Despite record growth in the solar industry last year, software startup Aurora Solar laid off 20% of its roughly 1,000 employees, TechCrunch has learned exclusively.
The company, which provides software to help solar installers manage their sales, project design and installation process, missed growth targets last year, a source said. Monday's layoffs follow about 20 layoffs in November, they said.
Aurora Solar last raised $200 million in a Series D round that closed in February 2022, less than nine months after raising a $250 million Series C. In total, the company has raised $523 million, according to PitchBook.
The company did not respond to a request for comment.
Aurora solar is likely to hit stiffer-than-expected headwinds in California, where changes to net metering have resulted in homeowners paying about 75% less for electricity sold back to utilities. While demand for solar energy among single-family homeowners may not be growing, the new regulations are likely to overturn its previous trajectory.
According to Aurora Solar's data, net metering changes spurred interest last year, giving homeowners a chance before the new rules take effect.
With net metering rates reduced, the state has decided to offer greater incentives to solar installations with batteries. But many door-to-door sales representatives, especially those who work independently, are ill-equipped to sell batteries because they need much more detail about the home than solar.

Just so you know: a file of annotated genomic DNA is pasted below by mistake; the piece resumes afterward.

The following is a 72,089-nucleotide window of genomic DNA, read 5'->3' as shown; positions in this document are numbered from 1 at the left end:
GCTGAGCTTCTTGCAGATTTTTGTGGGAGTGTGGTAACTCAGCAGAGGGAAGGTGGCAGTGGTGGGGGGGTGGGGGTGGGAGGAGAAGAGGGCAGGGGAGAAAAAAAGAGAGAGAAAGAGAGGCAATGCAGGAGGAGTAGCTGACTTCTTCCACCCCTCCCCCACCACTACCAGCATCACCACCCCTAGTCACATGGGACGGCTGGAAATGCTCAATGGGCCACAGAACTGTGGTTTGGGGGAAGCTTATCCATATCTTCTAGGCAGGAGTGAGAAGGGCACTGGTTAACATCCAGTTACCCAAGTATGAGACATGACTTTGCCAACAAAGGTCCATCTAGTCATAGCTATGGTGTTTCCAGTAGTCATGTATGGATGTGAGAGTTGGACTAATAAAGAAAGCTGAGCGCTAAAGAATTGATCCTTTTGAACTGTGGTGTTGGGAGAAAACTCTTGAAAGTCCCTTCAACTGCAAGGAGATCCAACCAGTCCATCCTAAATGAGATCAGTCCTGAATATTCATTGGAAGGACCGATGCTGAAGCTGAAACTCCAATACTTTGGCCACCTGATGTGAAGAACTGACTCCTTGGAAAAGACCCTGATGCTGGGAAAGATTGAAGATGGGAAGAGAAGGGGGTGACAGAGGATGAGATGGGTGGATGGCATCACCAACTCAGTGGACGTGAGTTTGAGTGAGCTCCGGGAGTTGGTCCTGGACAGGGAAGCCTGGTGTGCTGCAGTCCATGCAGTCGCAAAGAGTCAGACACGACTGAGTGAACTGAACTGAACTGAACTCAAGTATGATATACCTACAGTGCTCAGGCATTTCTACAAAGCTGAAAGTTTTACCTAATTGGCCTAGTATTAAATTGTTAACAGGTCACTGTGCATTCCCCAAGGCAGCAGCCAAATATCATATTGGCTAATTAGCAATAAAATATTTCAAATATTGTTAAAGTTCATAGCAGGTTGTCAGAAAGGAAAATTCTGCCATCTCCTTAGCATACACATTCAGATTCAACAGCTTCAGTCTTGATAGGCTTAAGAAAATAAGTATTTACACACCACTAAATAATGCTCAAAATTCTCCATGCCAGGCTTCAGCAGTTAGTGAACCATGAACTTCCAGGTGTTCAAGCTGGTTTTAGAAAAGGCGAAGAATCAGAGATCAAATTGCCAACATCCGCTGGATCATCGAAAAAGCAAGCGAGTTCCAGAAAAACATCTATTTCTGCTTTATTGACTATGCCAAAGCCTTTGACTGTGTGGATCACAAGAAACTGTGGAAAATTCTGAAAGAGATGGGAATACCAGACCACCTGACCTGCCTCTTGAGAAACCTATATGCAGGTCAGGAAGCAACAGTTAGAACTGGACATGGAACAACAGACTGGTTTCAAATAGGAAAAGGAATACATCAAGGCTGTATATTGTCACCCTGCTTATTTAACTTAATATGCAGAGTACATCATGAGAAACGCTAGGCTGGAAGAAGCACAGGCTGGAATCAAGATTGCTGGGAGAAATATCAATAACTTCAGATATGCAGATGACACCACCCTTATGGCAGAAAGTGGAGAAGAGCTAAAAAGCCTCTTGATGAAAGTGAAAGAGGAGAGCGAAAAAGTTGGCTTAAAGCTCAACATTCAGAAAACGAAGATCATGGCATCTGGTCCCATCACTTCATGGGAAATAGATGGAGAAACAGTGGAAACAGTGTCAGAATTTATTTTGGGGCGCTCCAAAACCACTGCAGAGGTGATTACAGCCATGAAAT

To design and permit a battery system, sales representatives must calculate the home's daily energy use, size the home's electrical panel, and determine where to place the batteries. Solar, on the other hand, can often be sold by looking at satellite photos of a home's roof and surrounding trees and buildings, from which software can easily calculate how much power a solar array can produce.
As a result, small installers are under pressure under the new regime. While Aurora Solar says its software is used by 90% of the top 100 solar installers, it also has 7,000 customers, many of whom may fall into the long tail of distribution, who say they are under a lot of pressure. In total, California's solar industry is estimated to have cut 17,000 jobs last year.